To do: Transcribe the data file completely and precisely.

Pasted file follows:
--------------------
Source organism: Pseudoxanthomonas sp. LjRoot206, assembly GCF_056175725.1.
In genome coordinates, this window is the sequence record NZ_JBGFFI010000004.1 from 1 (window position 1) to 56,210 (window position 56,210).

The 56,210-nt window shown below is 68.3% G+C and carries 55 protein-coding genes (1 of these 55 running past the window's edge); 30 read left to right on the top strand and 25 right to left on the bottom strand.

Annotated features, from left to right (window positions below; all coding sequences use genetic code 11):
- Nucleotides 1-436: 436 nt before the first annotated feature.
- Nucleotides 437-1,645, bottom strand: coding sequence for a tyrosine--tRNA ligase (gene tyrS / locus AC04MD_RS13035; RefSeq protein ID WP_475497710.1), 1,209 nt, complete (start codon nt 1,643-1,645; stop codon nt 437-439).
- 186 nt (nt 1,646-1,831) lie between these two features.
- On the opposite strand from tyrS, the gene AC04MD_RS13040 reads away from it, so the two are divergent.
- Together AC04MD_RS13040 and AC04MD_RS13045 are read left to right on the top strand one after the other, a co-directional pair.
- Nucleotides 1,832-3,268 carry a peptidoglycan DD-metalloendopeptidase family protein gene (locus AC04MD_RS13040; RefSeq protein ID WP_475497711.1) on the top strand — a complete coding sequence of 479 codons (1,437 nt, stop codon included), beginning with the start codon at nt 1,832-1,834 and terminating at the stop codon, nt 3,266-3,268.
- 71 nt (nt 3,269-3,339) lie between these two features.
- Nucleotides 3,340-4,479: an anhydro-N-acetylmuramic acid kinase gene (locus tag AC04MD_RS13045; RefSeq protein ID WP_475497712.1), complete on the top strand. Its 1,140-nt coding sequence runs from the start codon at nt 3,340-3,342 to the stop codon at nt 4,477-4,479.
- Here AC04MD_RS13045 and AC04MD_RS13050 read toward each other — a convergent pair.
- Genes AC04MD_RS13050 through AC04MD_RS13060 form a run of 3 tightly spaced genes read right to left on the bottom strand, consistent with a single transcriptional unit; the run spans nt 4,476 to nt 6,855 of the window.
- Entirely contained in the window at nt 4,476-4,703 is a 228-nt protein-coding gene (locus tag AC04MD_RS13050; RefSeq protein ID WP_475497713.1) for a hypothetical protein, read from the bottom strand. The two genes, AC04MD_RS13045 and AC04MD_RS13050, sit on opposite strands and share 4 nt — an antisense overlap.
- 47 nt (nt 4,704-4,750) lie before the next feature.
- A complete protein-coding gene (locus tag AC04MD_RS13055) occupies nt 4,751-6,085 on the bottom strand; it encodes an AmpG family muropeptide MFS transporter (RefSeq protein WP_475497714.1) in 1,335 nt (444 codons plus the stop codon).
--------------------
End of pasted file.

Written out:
Source organism: Pseudoxanthomonas sp. LjRoot206, assembly GCF_056175725.1.
In genome coordinates, this window is the sequence record NZ_JBGFFI010000004.1 from 1 (window position 1) to 56,210 (window position 56,210).

The 56,210-nt window shown below is 68.3% G+C and carries 55 protein-coding genes (1 of these 55 running past the window's edge); 30 read left to right on the top strand and 25 right to left on the bottom strand.

Annotated features, from left to right (window positions below; all coding sequences use genetic code 11):
- Nucleotides 1-436: 436 nt before the first annotated feature.
- Nucleotides 437-1,645, bottom strand: coding sequence for a tyrosine--tRNA ligase (gene tyrS / locus AC04MD_RS13035; RefSeq protein ID WP_475497710.1), 1,209 nt, complete (start codon nt 1,643-1,645; stop codon nt 437-439).
- 186 nt (nt 1,646-1,831) lie between these two features.
- On the opposite strand from tyrS, the gene AC04MD_RS13040 reads away from it, so the two are divergent.
- Together AC04MD_RS13040 and AC04MD_RS13045 are read left to right on the top strand one after the other, a co-directional pair.
- Nucleotides 1,832-3,268 carry a peptidoglycan DD-metalloendopeptidase family protein gene (locus AC04MD_RS13040; RefSeq protein ID WP_475497711.1) on the top strand — a complete coding sequence of 479 codons (1,437 nt, stop codon included), beginning with the start codon at nt 1,832-1,834 and terminating at the stop codon, nt 3,266-3,268.
- 71 nt (nt 3,269-3,339) lie between these two features.
- Nucleotides 3,340-4,479: an anhydro-N-acetylmuramic acid kinase gene (locus tag AC04MD_RS13045; RefSeq protein ID WP_475497712.1), complete on the top strand. Its 1,140-nt coding sequence runs from the start codon at nt 3,340-3,342 to the stop codon at nt 4,477-4,479.
- Here AC04MD_RS13045 and AC04MD_RS13050 read toward each other — a convergent pair.
- Genes AC04MD_RS13050 through AC04MD_RS13060 form a run of 3 tightly spaced genes read right to left on the bottom strand, consistent with a single transcriptional unit; the run spans nt 4,476 to nt 6,855 of the window.
- Entirely contained in the window at nt 4,476-4,703 is a 228-nt protein-coding gene (locus tag AC04MD_RS13050; RefSeq protein ID WP_475497713.1) for a hypothetical protein, read from the bottom strand. The two genes, AC04MD_RS13045 and AC04MD_RS13050, sit on opposite strands and share 4 nt — an antisense overlap.
- 47 nt (nt 4,704-4,750) lie before the next feature.
- A complete protein-coding gene (locus tag AC04MD_RS13055) occupies nt 4,751-6,085 on the bottom strand; it encodes an AmpG family muropeptide MFS transporter (RefSeq protein WP_475497714.1) in 1,335 nt (444 codons plus the stop codon).